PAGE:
As regards the composition of a column, I have come to the conclusion that, although mounted men, if the horses could be fed in this country, would be of immense value, yet, considering that all their forage has to be carried, their utility is much lessened by the fact of the column being materially increased in length by the additional transport.
The Native Contingent, too are of little or no use, unless all the men have firearms; when, perhaps, they would be as dangerous to friends as foes ; and the officers and non – commissioned officers can speak Kaffir.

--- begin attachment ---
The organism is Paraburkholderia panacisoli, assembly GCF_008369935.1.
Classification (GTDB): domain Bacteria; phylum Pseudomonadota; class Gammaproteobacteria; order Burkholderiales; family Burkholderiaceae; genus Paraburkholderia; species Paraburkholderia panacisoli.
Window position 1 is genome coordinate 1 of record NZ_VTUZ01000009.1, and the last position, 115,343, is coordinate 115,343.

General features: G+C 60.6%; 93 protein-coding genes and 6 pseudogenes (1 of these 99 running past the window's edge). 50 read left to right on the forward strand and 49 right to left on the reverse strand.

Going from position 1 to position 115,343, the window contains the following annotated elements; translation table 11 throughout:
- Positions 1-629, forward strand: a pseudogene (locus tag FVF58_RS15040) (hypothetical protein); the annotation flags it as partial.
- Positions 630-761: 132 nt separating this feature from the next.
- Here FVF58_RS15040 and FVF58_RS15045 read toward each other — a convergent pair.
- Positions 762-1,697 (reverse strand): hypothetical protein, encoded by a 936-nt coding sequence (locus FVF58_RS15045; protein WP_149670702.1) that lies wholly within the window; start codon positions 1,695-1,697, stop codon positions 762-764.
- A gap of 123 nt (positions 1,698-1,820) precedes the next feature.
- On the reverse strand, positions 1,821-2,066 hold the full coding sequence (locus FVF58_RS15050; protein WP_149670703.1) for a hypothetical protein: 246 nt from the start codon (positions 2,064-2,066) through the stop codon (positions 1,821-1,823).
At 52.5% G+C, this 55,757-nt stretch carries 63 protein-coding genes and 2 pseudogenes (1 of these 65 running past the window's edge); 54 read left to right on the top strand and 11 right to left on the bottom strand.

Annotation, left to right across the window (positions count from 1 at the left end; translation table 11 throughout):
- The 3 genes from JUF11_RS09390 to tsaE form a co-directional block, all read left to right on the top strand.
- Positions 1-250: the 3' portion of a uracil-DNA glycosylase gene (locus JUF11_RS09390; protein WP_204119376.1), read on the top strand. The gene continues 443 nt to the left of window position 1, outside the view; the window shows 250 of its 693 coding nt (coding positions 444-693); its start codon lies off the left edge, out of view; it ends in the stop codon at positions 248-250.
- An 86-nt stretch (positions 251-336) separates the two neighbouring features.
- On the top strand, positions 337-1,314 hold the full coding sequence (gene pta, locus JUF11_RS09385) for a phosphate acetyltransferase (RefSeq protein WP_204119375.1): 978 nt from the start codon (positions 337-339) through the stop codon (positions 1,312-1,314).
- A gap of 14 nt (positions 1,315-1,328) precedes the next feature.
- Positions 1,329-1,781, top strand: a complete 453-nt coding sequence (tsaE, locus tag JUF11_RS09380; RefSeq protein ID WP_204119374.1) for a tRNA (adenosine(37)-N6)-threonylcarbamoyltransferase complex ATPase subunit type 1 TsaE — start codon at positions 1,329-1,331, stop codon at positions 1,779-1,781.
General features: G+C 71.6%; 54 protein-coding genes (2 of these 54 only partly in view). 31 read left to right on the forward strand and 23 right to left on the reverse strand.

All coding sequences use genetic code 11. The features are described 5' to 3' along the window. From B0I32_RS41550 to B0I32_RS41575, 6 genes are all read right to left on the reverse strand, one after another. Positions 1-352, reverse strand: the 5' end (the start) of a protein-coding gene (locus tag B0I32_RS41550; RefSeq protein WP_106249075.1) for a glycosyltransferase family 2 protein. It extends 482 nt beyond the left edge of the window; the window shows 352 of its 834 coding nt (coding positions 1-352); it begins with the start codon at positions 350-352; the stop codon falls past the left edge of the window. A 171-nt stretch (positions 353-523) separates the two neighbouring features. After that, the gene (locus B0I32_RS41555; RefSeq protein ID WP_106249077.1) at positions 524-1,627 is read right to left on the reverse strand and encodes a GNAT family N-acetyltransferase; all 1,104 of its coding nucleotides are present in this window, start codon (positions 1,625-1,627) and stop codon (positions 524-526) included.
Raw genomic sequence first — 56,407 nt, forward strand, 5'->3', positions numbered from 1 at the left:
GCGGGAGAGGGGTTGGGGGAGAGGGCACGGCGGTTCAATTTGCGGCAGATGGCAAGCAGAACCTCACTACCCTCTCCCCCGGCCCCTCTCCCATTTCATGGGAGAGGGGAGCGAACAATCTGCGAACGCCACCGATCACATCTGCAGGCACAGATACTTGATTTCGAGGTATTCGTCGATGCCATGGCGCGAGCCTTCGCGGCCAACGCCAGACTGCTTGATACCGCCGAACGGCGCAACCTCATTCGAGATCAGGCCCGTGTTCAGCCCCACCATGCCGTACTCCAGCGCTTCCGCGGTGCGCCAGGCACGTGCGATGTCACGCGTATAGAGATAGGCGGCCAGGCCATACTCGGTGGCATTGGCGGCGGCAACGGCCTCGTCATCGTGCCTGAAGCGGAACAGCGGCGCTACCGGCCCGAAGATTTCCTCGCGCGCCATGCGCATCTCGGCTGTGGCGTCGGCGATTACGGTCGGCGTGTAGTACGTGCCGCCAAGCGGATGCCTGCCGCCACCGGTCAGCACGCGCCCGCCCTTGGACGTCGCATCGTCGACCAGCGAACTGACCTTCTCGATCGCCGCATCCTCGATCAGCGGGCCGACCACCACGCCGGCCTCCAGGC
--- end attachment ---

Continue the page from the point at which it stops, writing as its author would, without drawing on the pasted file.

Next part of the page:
In the 2nd Regiment, scarcely one could do so, and I could never get anything done I wanted. The men were always grumbling at doing fatigue work, notwithstanding that they saw the soldiers working alongside them, and said they were enlisted to fight, and not to work. Yet, when they had the chance, they did not do over well.
We should be very glad of a newspaper or two giving an account of No. 3 Column. About what number of Zulus did poor Durnford’s party kill before they were overpowered and slaughtered ?  Did the two guns fall into the hands of the Zulus ? Did the plucky company of the 2nd Battalion 24th at Rorke’s Drift (I suppose it was guarding the Depot) beat off the 2,500 Zulus whom they fought for twelve hours ? How very foolish of poor Durnford’s detachment to scatter about so far from the camps. Has any raid been made on Natal ? The men here are very savage at the thoughts of so many of their wounded comrades being butchered, for, of course, as all were found dead, the wounded must have been murdered.